Five Orders of Magnitude Improvement in GNU Radio Stream-Tag Propagation Performance

Recently at GNU Radio Conference 2014 I presented a performance benchmark (https://github.com/osh/gr-chunky) comparing the maximum throughput and expected latency of several simple burst processing graphs.   These included comparing functionally identical graphs based on a message passing design using PDUs to carry around data vectors with a stream tag based design using normal GNU Radio stream buffers and burst-demarcating tags to pass data vectors around.   The initial performance results were somewhat of a landslide performance difference in favor of PDUs, so much so that it was clear that something was wrong, tagged stream item blocks should perform better than this.  To address this Eric Blossom, Doug Geiger, and I set about profiling the root cause and updating the GNU Radio runtime to mitigate the performance issue.

Original Profiling Results

Upon benchmarking the original tag propagation code, we can see that the prune tags method is completely dominating run time.

TSB Profiling Deque Impl
TSB Profiling Deque Impl

Diving into the code for prune_tags method, we see the following which appears to be something of a O(n^2) linear list search and erase within the deque data structure.

 std::deque<tag_t> buffer::d_item_tags;

 void
 buffer::prune_tags(uint64_t max_time)
 {
 std::deque<tag_t>::iterator itr = d_item_tags.begin();
 uint64_t item_time;
 while(itr != d_item_tags.end()) {
   item_time = (*itr).offset;
   if(item_time+d_max_reader_delay + bufsize() < max_time) {
     d_item_tags.erase(itr);
     itr = d_item_tags.begin();
   }
   else
     itr++;
   }
 }

We update the deque to a stl multimap implementation as shown below which should give us something more like an O(log n) access time instead.

std::multimap<uint64_t,tag_t>  buffer::d_item_tags;

 void
 buffer::prune_tags(uint64_t max_time)
 {
 std::multimap<uint64_t, tag_t>::iterator end_itr = d_item_tags.lower_bound(max_time);
 std::multimap<uint64_t, tag_t>::iterator begin_itr = d_item_tags.begin();
 d_item_tags.erase(begin_itr, end_itr);
 }

Profiling After Updates

After updating the tag storage class to be a std multimap, keyed on a uint64_t offset, and the gr_tag_t value, we can update all of our core tag functions to access the data store using more efficient RB-tree access inefficiencies.   Re-running the same benchmark on the updated code we observe the following, a much more reasonable split of processing time than we stated with.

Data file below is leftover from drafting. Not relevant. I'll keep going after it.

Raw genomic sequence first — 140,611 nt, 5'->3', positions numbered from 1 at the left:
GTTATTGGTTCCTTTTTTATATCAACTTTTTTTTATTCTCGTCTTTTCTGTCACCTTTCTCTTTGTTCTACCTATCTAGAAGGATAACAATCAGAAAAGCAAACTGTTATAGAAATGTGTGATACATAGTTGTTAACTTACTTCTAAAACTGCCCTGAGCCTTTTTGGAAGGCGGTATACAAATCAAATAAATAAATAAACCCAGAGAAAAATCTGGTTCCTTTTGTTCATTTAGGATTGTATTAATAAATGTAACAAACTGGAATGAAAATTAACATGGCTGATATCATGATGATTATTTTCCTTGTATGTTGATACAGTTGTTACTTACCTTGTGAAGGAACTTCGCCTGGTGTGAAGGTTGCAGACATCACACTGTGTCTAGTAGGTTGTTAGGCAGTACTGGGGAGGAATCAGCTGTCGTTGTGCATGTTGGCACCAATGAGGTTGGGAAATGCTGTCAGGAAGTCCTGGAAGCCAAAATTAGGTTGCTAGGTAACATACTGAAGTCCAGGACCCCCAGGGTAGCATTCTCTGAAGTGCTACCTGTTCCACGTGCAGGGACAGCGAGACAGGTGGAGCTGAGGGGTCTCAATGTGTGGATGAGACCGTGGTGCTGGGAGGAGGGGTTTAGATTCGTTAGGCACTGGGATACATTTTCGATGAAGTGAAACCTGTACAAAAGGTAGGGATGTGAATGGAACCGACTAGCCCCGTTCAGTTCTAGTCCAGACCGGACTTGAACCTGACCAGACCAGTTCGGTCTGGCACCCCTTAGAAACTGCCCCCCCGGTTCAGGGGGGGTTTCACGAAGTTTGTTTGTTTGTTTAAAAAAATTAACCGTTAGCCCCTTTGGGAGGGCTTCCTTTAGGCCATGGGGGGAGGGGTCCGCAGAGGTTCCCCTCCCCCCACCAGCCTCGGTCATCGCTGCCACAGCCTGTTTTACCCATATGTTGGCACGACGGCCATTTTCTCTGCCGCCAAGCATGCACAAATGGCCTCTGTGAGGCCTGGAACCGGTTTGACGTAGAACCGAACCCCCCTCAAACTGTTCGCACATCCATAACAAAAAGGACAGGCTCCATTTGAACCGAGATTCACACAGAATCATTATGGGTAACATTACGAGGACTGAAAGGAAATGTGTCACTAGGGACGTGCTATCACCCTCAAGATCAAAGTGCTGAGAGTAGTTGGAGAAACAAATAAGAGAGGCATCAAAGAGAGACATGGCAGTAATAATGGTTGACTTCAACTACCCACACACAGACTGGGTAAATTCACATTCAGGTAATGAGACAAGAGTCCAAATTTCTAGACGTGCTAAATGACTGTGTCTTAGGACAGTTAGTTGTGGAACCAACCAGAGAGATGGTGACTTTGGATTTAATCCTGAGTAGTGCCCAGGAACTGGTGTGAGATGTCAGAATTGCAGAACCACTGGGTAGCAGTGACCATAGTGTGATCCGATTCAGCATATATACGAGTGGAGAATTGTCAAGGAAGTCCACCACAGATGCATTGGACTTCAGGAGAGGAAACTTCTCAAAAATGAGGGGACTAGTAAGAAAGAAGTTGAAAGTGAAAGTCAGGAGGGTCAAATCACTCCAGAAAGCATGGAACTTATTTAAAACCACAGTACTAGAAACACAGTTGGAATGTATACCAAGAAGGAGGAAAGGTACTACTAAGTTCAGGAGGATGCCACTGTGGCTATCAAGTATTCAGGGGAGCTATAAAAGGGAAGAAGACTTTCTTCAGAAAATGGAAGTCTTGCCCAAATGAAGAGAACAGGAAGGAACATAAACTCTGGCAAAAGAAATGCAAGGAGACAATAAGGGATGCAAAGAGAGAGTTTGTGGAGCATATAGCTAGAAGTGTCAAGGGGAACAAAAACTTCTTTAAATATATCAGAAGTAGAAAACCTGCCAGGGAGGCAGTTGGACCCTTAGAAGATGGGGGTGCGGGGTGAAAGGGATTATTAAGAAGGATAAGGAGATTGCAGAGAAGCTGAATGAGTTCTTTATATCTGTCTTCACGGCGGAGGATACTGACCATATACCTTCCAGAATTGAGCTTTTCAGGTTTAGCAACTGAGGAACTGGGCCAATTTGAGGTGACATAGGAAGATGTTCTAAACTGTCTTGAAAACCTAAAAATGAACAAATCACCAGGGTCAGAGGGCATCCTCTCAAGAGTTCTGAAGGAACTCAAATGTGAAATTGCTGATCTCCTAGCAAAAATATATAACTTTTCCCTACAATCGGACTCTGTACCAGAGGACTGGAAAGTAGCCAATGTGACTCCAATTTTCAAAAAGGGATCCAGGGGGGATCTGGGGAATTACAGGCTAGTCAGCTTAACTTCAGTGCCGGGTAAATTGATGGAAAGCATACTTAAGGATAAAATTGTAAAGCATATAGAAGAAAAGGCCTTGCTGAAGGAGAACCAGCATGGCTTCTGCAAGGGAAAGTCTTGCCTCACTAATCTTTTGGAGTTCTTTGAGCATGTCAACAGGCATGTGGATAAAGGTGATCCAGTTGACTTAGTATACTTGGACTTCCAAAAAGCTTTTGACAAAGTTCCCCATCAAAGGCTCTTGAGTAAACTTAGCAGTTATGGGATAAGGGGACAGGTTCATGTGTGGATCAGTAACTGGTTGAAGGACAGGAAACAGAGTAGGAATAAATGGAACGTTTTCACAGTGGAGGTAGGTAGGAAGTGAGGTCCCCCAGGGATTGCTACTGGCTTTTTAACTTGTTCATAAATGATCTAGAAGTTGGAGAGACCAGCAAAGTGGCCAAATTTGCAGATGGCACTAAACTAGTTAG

TSB Profiling Multimap Impl
TSB Profiling Multimap Impl

Final Results

The final benchmark performance measurement results are shown below for the following three cases.

  • TSB – Original Stream-Tag Deque Implementation
  • TSB2 – Updated Stream-Tag Multimap Implementation
  • PDU – Message Port Implementation

b2_thru

Graph Throughput
b2_latency
Graph Latency

PDU Latency is probably largely dominated by message port queue depth resulting in back-pressure at a specific depth in these experiments.   We can see that through these data structure updates, our TSB throughput has increased by roughly two orders of magnitude while our TSB latency measure has decreased by almost three orders of magnitude in this case!   We can see this is a major improvement in the unthrottled TSB performance case tested here!

GNU Radio Conference 2014

Thank you to everyone who organized, attended, and supported this incredible growing conference this year in Washington, DC.   I enjoyed meeting many new faces along with familiar ones, was incredibly pleased with the quality of the content this year, and was happy to receive such a great reception and lively discussion of GNU Radio’s architectural design patterns in the FASS working group following my talk. Looking forward to working with all of you to ensure GNU Radio continues to innovate and adapt to emerging demands to remain the powerful free open source signal processing ecosystem of choice for years to come.

GRCon14 Picture by John Malsbury